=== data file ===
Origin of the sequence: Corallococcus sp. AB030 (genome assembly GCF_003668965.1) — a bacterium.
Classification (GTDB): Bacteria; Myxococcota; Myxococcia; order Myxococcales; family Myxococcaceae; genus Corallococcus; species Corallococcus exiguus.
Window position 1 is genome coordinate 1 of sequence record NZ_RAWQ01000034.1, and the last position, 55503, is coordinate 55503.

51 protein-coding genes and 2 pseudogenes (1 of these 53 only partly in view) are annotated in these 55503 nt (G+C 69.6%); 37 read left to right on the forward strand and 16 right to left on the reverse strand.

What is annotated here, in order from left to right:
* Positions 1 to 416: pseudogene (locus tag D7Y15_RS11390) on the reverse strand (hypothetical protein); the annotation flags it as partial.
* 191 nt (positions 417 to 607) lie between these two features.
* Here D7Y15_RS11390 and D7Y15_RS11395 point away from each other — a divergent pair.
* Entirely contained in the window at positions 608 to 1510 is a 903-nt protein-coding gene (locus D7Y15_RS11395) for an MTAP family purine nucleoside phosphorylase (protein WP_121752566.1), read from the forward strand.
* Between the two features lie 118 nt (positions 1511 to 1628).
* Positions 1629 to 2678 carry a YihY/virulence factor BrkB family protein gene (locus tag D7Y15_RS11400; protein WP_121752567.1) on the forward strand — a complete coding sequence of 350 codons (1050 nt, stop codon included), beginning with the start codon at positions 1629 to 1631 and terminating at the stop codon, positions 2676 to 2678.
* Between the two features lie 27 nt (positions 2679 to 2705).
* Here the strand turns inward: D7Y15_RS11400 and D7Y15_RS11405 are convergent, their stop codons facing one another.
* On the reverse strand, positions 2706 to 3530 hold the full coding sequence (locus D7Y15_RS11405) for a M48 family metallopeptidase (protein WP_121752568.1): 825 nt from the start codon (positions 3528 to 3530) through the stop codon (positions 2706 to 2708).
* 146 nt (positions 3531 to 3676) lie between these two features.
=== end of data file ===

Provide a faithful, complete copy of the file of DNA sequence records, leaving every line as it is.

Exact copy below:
Origin of the sequence: Corallococcus sp. AB030 (genome assembly GCF_003668965.1) — a bacterium.
Classification (GTDB): Bacteria; Myxococcota; Myxococcia; order Myxococcales; family Myxococcaceae; genus Corallococcus; species Corallococcus exiguus.
Window position 1 is genome coordinate 1 of sequence record NZ_RAWQ01000034.1, and the last position, 55503, is coordinate 55503.

51 protein-coding genes and 2 pseudogenes (1 of these 53 only partly in view) are annotated in these 55503 nt (G+C 69.6%); 37 read left to right on the forward strand and 16 right to left on the reverse strand.

What is annotated here, in order from left to right:
* Positions 1 to 416: pseudogene (locus tag D7Y15_RS11390) on the reverse strand (hypothetical protein); the annotation flags it as partial.
* 191 nt (positions 417 to 607) lie between these two features.
* Here D7Y15_RS11390 and D7Y15_RS11395 point away from each other — a divergent pair.
* Entirely contained in the window at positions 608 to 1510 is a 903-nt protein-coding gene (locus D7Y15_RS11395) for an MTAP family purine nucleoside phosphorylase (protein WP_121752566.1), read from the forward strand.
* Between the two features lie 118 nt (positions 1511 to 1628).
* Positions 1629 to 2678 carry a YihY/virulence factor BrkB family protein gene (locus tag D7Y15_RS11400; protein WP_121752567.1) on the forward strand — a complete coding sequence of 350 codons (1050 nt, stop codon included), beginning with the start codon at positions 1629 to 1631 and terminating at the stop codon, positions 2676 to 2678.
* Between the two features lie 27 nt (positions 2679 to 2705).
* Here the strand turns inward: D7Y15_RS11400 and D7Y15_RS11405 are convergent, their stop codons facing one another.
* On the reverse strand, positions 2706 to 3530 hold the full coding sequence (locus D7Y15_RS11405) for a M48 family metallopeptidase (protein WP_121752568.1): 825 nt from the start codon (positions 3528 to 3530) through the stop codon (positions 2706 to 2708).
* 146 nt (positions 3531 to 3676) lie between these two features.